The Max Planck Institute and others are now saying that some significant regions of the Middle East and North Africa may become uninhabitable because of the rise in both the temperature and humidity. And that will increase the flows of refugees. Africa by mid-century will have more people than either China or India, and by the end of the century more people than India and China combined. And subsistence agriculture is being hit harder than any other vital system in our civilization, because of the timing of the rainfalls, the concentration and timing of the big [extreme weather] events, and the problems of drought. Right now, the U.N. has warned of the worst humanitarian disaster since 1945: 20 million people on the verge of famine. So, we’re going to have to prepare for it, and that means insulating our structures of governance against the kind of disruption that we have seen in some European countries.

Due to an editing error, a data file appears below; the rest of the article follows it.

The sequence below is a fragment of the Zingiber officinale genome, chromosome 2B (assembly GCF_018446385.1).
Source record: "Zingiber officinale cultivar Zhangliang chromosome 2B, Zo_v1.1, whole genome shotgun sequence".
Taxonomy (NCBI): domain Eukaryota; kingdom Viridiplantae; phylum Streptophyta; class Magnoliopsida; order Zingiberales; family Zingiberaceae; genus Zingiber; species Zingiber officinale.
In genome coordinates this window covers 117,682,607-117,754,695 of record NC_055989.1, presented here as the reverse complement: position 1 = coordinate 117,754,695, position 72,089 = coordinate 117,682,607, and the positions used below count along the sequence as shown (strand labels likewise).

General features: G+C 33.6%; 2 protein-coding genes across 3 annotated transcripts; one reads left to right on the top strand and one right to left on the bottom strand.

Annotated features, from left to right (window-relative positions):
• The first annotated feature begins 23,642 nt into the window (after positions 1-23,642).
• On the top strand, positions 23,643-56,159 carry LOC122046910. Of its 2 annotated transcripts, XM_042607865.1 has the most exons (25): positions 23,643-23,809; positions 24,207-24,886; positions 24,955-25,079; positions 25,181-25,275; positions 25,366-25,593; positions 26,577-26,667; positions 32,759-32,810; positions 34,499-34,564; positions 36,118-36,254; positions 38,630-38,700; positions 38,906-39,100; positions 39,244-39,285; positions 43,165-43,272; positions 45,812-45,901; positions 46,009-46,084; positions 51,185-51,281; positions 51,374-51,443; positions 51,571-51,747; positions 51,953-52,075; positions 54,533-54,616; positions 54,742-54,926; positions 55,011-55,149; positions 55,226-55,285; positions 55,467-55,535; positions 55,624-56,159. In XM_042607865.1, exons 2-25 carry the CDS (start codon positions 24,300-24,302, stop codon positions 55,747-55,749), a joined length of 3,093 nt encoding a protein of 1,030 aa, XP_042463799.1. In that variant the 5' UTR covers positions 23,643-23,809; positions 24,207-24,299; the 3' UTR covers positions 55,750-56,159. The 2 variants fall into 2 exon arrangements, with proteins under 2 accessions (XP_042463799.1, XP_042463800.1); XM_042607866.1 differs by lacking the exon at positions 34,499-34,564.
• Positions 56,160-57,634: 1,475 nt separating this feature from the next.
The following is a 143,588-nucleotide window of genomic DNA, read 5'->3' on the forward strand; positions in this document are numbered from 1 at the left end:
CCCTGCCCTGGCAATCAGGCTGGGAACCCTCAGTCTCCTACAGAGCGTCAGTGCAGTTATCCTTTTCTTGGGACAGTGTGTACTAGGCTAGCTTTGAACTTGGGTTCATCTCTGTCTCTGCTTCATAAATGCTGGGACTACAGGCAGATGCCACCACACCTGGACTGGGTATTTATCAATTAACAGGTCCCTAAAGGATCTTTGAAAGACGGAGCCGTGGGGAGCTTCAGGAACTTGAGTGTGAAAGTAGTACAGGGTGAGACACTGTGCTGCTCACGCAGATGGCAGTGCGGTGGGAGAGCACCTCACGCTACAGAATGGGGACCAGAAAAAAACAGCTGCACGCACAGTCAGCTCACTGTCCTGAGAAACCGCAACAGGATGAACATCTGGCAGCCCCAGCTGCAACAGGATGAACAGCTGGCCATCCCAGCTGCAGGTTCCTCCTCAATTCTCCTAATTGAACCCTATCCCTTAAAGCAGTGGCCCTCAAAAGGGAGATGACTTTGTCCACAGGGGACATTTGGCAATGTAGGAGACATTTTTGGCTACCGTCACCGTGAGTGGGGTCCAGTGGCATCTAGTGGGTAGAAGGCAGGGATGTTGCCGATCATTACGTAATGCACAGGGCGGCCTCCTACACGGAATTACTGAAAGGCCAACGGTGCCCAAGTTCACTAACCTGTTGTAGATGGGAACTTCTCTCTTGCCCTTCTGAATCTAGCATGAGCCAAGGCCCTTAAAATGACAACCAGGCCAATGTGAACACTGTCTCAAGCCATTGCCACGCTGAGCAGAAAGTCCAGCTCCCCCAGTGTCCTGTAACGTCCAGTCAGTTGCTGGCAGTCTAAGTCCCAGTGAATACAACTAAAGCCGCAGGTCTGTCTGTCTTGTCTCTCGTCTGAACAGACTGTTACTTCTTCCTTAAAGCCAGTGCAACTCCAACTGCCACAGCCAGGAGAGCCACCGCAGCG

The Brexit vote was partly affected by this. The most powerful billboard was one showing endless lines of swarthy-looking refugees on the border of Europe. This is a major, major challenge. Just as the next six or eight months are going to be particularly challenging for American democracy, the next several decades are going to be a test of the character and courage for humanity.
This interview has been edited for clarity.
Al Gore on Trump: ‘Despair is just another form of denial’ was originally published in ThinkProgress on Medium, where people are continuing the conversation by highlighting and responding to this story.